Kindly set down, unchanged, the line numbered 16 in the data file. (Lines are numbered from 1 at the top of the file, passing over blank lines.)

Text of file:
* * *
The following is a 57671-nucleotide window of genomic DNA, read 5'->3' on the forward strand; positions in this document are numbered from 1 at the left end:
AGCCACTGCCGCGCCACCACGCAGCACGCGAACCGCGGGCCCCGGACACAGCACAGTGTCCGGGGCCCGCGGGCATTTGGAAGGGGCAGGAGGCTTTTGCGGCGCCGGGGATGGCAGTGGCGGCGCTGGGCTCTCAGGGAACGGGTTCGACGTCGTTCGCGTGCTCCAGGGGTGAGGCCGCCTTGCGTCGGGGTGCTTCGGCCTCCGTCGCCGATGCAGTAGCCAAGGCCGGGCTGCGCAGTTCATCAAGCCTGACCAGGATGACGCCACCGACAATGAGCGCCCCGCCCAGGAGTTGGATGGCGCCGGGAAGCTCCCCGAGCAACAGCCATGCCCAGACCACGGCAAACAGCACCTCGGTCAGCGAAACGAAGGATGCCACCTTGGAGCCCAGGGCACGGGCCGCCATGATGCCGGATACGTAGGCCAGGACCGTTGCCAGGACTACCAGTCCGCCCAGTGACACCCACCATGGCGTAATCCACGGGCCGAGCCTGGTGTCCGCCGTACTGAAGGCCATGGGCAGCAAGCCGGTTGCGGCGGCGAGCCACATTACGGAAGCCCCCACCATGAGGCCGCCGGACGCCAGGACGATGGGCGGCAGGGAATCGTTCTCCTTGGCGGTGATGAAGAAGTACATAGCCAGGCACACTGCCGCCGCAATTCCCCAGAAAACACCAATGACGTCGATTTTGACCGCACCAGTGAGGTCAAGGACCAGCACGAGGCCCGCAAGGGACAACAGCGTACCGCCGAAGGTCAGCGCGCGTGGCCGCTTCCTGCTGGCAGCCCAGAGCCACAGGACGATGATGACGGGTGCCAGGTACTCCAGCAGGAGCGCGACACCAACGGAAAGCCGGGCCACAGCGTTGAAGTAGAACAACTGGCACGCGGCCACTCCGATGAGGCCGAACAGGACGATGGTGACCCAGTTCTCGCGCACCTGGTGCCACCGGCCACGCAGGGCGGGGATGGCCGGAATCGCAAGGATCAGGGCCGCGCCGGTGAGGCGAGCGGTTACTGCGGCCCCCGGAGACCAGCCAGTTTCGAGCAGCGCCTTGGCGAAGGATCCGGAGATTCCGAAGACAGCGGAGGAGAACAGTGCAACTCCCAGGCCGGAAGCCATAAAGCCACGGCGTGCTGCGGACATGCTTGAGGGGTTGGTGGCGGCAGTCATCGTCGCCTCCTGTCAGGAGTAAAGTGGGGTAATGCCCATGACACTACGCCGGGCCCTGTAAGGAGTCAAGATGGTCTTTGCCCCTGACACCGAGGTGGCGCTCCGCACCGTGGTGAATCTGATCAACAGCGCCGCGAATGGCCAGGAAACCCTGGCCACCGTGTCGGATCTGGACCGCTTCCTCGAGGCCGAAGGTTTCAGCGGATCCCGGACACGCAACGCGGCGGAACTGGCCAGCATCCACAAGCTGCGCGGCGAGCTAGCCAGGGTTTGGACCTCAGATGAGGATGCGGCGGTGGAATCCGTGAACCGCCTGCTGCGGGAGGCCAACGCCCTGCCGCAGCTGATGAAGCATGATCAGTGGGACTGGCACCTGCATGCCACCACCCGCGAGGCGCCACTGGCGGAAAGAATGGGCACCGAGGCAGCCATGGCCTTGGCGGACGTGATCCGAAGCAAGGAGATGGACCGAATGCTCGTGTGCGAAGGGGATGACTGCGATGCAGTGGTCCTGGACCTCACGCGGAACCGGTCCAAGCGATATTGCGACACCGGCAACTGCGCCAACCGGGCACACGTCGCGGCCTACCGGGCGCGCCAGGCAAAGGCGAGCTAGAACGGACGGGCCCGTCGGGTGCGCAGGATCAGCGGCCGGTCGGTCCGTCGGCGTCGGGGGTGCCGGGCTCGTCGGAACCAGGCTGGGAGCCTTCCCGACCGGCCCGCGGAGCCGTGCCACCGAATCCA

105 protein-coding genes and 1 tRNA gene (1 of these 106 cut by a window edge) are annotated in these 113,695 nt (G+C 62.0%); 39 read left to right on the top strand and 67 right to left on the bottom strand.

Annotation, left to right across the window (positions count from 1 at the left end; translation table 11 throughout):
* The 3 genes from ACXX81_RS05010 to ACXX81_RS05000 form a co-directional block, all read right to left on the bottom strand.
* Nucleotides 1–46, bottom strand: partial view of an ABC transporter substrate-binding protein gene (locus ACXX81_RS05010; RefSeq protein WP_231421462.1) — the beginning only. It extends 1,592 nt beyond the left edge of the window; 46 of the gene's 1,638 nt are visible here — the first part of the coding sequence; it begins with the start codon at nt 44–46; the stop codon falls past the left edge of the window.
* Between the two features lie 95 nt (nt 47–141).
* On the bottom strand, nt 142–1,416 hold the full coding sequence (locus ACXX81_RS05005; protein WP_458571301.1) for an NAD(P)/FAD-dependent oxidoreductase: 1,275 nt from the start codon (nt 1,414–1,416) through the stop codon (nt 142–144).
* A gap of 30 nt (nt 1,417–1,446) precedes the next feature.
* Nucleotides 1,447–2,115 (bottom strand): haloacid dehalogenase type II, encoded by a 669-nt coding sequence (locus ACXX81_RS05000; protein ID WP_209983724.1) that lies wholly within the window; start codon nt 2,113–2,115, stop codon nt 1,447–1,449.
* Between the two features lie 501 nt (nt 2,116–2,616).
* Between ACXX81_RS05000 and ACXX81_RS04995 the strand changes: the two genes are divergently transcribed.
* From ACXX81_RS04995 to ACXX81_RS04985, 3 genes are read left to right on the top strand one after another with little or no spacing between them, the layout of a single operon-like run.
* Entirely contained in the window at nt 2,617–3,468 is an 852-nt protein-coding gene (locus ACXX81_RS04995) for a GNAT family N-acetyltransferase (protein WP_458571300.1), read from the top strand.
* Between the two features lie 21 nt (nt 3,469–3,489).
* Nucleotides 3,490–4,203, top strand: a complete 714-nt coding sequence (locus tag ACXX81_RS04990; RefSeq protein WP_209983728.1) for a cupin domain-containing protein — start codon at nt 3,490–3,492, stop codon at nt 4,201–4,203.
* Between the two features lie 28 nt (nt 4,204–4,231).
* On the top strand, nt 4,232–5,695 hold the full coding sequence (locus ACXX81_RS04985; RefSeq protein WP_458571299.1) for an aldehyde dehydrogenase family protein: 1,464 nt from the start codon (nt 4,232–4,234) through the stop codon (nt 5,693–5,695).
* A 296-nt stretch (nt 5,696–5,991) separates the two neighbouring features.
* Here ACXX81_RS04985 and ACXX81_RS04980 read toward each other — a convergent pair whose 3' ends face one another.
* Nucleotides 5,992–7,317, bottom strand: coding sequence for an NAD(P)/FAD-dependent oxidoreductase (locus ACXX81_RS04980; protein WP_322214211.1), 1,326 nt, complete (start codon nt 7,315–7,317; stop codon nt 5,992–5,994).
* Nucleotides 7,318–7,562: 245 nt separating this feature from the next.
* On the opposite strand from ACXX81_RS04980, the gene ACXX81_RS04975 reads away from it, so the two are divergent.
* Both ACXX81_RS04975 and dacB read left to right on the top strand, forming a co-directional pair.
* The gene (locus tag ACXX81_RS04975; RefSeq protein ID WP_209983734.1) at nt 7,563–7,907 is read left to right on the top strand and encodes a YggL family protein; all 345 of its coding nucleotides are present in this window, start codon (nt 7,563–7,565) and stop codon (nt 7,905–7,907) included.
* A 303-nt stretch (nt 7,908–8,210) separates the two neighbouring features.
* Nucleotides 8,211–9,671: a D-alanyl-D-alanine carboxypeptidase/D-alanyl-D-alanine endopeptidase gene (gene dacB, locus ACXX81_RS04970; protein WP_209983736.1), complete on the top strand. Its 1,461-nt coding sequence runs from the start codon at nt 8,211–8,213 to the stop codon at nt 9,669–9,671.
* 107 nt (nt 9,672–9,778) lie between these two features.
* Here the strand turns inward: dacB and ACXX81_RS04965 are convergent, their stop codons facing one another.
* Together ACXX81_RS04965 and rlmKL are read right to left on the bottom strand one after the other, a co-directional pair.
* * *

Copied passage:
* Nucleotides 3,490–4,203, top strand: a complete 714-nt coding sequence (locus tag ACXX81_RS04990; RefSeq protein WP_209983728.1) for a cupin domain-containing protein — start codon at nt 3,490–3,492, stop codon at nt 4,201–4,203.